Immunohistochemical study of semicarbazide-sensitive amine oxidase/vascular adhesion protein-1 in the hippocampal vasculature: Pathological synergy of Alzheimer's disease and diabetes mellitus
Article first published online: 20 JUN 2012
Copyright © 2012 Wiley Periodicals, Inc.
Journal of Neuroscience Research
Volume 90, Issue 10, pages 1989–1996, October 2012
How to Cite
Valente, T., Gella, A., Solé, M., Durany, N. and Unzeta, M. (2012), Immunohistochemical study of semicarbazide-sensitive amine oxidase/vascular adhesion protein-1 in the hippocampal vasculature: Pathological synergy of Alzheimer's disease and diabetes mellitus. J. Neurosci. Res., 90: 1989–1996. doi: 10.1002/jnr.23092
T. Valente and A. Gella contributed equally to this work.
- Issue published online: 8 AUG 2012
- Article first published online: 20 JUN 2012
- Manuscript Accepted: 20 APR 2012
- Manuscript Revised: 17 APR 2012
- Manuscript Received: 27 DEC 2011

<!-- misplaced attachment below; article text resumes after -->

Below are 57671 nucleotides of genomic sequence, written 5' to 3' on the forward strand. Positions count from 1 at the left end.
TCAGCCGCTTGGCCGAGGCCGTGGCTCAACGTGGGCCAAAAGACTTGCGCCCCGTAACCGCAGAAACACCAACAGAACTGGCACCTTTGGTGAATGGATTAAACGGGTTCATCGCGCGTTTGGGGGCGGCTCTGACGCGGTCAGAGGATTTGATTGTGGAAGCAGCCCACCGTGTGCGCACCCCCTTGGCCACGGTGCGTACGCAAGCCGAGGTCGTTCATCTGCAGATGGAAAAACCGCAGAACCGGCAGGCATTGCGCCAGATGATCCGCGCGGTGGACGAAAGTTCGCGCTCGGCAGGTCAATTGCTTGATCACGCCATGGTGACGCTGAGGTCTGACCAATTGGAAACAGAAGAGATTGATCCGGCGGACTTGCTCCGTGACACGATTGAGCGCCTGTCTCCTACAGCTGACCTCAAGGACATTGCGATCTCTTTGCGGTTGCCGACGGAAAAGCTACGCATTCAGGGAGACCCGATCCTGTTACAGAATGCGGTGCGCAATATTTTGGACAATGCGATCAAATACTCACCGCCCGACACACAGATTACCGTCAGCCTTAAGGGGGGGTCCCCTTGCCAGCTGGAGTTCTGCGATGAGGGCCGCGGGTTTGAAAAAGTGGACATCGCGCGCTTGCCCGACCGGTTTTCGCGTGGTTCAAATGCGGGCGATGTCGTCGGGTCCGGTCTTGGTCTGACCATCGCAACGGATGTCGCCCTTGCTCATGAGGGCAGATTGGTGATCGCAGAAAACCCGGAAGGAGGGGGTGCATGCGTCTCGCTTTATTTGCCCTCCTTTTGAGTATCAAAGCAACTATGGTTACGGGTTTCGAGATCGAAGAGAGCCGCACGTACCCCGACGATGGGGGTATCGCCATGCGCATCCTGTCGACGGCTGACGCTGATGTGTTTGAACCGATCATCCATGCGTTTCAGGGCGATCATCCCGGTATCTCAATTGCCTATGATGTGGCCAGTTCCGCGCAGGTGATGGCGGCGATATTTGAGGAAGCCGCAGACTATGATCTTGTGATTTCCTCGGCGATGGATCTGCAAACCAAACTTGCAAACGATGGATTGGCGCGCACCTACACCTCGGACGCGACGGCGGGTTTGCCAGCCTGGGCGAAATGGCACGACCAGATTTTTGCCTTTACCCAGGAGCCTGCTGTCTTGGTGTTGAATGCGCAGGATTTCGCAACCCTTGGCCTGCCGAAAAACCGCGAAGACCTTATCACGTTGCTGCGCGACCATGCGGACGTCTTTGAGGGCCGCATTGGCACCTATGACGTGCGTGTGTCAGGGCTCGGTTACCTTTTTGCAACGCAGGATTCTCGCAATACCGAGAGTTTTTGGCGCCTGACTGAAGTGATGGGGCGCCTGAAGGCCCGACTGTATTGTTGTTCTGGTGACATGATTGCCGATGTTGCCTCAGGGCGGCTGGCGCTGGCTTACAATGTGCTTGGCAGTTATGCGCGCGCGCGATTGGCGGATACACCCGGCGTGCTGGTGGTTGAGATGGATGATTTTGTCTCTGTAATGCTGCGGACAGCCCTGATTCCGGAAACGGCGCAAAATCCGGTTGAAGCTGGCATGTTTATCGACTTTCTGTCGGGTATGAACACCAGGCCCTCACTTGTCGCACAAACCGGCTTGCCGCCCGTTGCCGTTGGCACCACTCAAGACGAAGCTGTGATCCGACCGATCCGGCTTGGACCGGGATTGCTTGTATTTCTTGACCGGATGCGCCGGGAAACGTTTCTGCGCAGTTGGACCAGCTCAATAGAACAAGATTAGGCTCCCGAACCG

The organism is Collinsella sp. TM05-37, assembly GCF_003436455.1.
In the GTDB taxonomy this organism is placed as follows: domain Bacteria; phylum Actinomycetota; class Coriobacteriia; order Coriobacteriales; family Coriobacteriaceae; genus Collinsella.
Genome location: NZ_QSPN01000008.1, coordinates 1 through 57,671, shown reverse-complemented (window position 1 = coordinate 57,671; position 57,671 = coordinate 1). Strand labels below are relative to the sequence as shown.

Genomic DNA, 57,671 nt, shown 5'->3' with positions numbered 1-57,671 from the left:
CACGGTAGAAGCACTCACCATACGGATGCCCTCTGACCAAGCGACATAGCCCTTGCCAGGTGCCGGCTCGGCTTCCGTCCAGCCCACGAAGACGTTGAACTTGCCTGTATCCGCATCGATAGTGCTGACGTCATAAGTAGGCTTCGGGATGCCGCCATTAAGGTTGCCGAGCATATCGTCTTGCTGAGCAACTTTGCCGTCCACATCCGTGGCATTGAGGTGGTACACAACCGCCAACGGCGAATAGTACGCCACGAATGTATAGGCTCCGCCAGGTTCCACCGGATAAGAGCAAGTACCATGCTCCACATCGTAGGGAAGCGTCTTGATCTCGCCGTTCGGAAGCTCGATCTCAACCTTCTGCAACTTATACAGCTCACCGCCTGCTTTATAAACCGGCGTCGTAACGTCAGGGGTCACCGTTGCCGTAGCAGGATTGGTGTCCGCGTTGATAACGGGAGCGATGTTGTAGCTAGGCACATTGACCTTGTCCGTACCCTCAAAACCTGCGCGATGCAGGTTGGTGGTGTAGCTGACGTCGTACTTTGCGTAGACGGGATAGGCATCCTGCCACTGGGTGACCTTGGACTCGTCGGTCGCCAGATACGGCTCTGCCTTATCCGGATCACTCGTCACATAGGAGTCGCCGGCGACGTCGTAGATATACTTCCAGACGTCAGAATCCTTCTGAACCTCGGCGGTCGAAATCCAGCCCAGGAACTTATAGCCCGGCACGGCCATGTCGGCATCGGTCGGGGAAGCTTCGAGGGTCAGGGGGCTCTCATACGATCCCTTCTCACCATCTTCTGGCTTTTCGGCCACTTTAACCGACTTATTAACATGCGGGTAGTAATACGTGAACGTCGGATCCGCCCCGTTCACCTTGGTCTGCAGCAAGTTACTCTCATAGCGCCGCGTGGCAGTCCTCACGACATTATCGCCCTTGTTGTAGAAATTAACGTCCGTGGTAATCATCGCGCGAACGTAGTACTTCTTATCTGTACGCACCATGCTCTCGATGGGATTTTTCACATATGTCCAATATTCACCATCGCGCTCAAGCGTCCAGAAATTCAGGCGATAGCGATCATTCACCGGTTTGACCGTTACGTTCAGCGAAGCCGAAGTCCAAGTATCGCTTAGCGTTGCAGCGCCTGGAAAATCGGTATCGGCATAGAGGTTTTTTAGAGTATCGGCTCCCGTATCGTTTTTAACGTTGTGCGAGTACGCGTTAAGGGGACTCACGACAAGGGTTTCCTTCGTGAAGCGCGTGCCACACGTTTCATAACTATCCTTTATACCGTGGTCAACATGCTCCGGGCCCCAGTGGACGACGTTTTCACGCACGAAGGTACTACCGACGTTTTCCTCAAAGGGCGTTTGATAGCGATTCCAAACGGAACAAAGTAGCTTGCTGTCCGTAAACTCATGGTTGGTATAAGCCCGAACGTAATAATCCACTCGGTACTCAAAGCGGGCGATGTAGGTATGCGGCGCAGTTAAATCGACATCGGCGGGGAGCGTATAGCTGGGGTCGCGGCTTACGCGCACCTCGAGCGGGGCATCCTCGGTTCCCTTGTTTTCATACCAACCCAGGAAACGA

- Spanish Ministerio de Ciencia y Tecnologia. Grant Number: SAF 2006-08764-C02-02
- Ministerio de Industria, programa INGENIO 2010, proyecto CENIT. Grant Number: MET-DEV-FUN 2006-2009
- Spanish Ministerio de Ciencia e Innovación
- Alzheimer's disease;
- diabetes mellitus;
- advanced glycation end products;
- cerebral blood vessels;
Semicarbazide-sensitive amine oxidase/vascular adhesion protein-1 (SSAO/VAP-1) is involved in vascular endothelial damage as well as in the vascular degeneration underlying diabetes mellitus and Alzheimer's disease (AD). Recent evidence suggests that classic pathological features of AD are more pronounced in diabetic mellitus patients. To investigate the expression and distribution of SSAO/VAP-1 in the two pathologies, we have performed an immunohistochemical study in human hippocampal vessels of AD, AD with diabetic mellitus (ADD), diabetic mellitus (DM), and nondemented (ND) patients. The present results demonstrate major vessel accumulation of both SSAO/VAP-1 and amyloid-β immunolabeling intensity in ADD compared with AD patients. Interestingly, nearly damaged vessels with high levels of SSAO/VAP-1 also showed increased oxidative damage markers (AGE, RAGE, and SOD-1) and glial activation (GFAP and HLA). Overall, this work suggests that high vascular SSAO/VAP-1 levels in human hippocampus may contribute to vascular degeneration, which can explain the severe progression in patients with both pathologies. © 2012 Wiley Periodicals, Inc.